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aged ancient appears beautiful Bishop British called Capt century character Charles Church College command considered contains Court daughter death Earl early edition Edward eldest England English feeling France French friends George give Government Hall hand head Henry Hill hope House interest Italy James John kind King known Lady land late less letter lived London Lord Major manner March married Mary means ment mind nature never notice object observations opinion original period persons poem possessed present principles printed published received Rector remains remarkable respect Robert Roman Royal says side Society stone third Thomas tion town volume wall whole wife writing youngest
Page 453 - Have pity upon me, have pity upon me, O ye my friends ; for the hand of God hath touched me.
Page 523 - The kingdom of heaven is like to a grain of mustard seed, which a man took, and sowed in his field, which indeed is the least of all seeds, but when it is grown, it is the greatest among herbs, and becometh a tree, so that the birds of the air come and lodge in the branches thereof.
Page 521 - ... if that indeed can be called composition in which all the images rose up before him as things, with a parallel production of the correspondent expressions, without any sensation or consciousness of effort.
Page 521 - In the summer of the year 1797 the author, then in ill health, had retired to a lonely farm-house between Porlock and Linton, on the Exmoor confines of Somerset and Devonshire. In consequence of a slight indisposition, an anodyne had been prescribed, from the effect of which he fell asleep in his chair at the moment he was reading the following sentence, or words of the'' same substance, in "Purchas's Pilgrimage...
Page 512 - I have attempted to practise, and, where any passage appeared inextricably perplexed have endeavoured to discover how it may be recalled to sense, with least violence. But my first labour is, always to turn the old text on every side, and try if there be any interstice, through which light can find its way; nor would Huetius himself condemn me, as refusing the trouble of research, for the ambition of alteration.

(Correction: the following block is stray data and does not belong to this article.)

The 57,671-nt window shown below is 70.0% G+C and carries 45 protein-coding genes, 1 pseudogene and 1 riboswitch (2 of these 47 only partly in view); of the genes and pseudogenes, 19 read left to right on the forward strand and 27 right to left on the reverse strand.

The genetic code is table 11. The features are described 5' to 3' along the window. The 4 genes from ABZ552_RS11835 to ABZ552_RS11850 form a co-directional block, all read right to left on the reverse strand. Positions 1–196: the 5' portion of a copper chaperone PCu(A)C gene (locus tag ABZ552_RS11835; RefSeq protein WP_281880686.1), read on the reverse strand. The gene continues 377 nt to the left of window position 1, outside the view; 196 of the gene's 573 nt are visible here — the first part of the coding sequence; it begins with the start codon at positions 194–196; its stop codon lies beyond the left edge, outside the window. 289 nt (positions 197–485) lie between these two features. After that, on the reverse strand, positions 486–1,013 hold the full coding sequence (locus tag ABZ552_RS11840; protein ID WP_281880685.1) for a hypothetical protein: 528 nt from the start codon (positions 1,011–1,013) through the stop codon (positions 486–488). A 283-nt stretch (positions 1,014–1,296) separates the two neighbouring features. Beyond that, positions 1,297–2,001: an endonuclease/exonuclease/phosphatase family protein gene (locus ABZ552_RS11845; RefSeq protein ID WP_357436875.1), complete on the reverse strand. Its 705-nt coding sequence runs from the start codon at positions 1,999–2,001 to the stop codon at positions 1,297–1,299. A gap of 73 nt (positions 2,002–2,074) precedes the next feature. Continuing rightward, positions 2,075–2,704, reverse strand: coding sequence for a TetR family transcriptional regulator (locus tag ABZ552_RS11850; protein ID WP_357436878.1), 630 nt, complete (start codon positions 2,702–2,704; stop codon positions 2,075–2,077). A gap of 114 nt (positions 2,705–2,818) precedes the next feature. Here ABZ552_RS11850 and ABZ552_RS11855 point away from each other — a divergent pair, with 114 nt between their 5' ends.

Page 420 - Hushed were his Gertrude's lips ! but still their bland And beautiful expression seemed to melt With love that could not die ! and still his hand She presses to the heart no more that felt. Ah, heart ! where once each fond affection dwelt, And features yet that spoke a soul more fair.
Page 521 - On awaking he appeared to himself to have a distinct recollection of the whole, and taking his pen, ink, and paper, instantly and eagerly wrote down the lines that are here preserved.
Page 514 - Where the bee sucks, there suck I ; In a cowslip's bell I lie; There I couch when owls do cry. On the bat's back I do fly After summer merrily. Merrily, merrily shall I live now Under the blossom that hangs on the bough.
Page 523 - But when it is sown, it groweth up, and becometh greater than all herbs, and shooteth out great branches ; so that the fowls of the air may lodge under the shadow of it.
Page 61 - Glimpses of Nature ; And Objects of Interest described during a Visit to the Isle of Wight. Designed to assist and encourage Young Persons in forming habits of observation. By Mrs. LOUDON. Second Edition, enlarged. With Forty-one Illustrations. 3s. 6d. cloth. "We could not recommend a more valuable little volume. It is full of information, conveyed in the most agreeable manner."— Literary Gazette.